Assiniboine and Sioux Tribes Call for Federal Intervention Into Discrimination against Native Children

Published June 28, 2017 

FORT PECK, MONTANA – Attorneys representing the Tribal Executive Board of the Fort Peck Indian Reservation filed a Title VI complaint today with the U.S. Department of Education and U.S. Department of Justice alleging discrimination against children of the Assiniboine and Sioux Nations in the Wolf Point School District.

“There is substantial evidence that the Wolf Point School District violates federal standards for equal education,” said attorney Melina Healey, an Equal Justice Works Fellow who is representing the Tribal Executive Board. “Native students have been systematically disadvantaged in comparison to their non-Native peers through racially biased enforcement of school discipline policies, inequitable access to school activities, and verbal abuse by teachers and staff. We hope that the Departments of Justice and Education will help grant Native students the education and opportunities they deserve.”

The Fort Peck Indian Reservation, located in the remote northeast corner of Montana, grapples with a past weighed down by discrimination and racism. For generations, assimilationist boarding schools strategically and violently suppressed Native culture, language and Native children. White homesteaders inherited preferential reservation land allotments. Today, although the majority of the reservation’s 10,000 residents are Native, a small population of white residents control the Wolf Point government, local economy and school board.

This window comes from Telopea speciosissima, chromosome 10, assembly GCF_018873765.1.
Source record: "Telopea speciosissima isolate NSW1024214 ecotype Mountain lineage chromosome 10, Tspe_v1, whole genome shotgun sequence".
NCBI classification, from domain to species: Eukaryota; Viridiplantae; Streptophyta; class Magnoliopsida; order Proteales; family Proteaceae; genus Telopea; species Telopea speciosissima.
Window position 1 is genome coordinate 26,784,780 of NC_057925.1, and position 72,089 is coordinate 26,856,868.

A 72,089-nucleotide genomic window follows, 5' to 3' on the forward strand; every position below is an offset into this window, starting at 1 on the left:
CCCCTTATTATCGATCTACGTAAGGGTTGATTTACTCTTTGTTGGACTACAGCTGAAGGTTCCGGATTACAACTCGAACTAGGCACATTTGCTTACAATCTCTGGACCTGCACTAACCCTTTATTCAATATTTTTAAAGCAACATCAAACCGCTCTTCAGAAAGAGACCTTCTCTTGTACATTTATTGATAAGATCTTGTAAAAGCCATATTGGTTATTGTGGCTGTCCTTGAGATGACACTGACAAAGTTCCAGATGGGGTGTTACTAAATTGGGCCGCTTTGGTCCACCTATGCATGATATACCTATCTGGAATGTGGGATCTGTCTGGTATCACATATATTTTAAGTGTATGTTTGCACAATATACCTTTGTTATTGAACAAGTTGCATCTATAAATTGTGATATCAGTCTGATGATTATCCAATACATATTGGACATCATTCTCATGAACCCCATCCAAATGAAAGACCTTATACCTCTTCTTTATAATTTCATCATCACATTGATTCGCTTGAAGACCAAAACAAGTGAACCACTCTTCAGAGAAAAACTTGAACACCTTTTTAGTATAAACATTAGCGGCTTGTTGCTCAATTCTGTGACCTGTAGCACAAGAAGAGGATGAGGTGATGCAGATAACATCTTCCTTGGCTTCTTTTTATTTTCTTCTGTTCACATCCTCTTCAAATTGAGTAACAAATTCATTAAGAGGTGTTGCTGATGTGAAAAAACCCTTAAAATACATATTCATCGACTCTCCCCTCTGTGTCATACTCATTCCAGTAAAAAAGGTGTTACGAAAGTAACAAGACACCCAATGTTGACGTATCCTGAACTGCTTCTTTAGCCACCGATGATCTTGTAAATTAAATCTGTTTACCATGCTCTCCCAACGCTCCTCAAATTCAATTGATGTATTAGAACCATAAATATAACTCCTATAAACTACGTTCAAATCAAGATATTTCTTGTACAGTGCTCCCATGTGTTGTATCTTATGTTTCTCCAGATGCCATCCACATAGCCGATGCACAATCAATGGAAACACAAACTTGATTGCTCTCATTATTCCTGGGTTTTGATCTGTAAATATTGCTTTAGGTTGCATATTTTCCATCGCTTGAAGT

“The discrimination our children face builds off a legacy of hostility towards our community and culture,” said community member and parent, Iris Allrunner.

“Our children deserve to feel safe in their schools and supported in their community but instead, they have been ridiculed and taunted by their teachers, administrators, and coaches. It is time to start the process of reconciliation. We are not leaving. Our home is sacred. Our children’s opportunity to live here, grow here, and learn here is vital. It is their right. We hope the federal government will intervene to bring reconciliation to our community and school district. It is the only option.”

The ACLU of Montana has signed on in support of the complaint. Caitlin Borgmann, executive director said, “We commend the parents and students for their resiliency despite the generations that have endured inequality and discrimination. Native parents and children have exhausted every avenue to resolve their concerns and it is time for them to find justice.”

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This BBSNews article was syndicated from Native News Online, and written by Native News Online Staff. Read the original article here.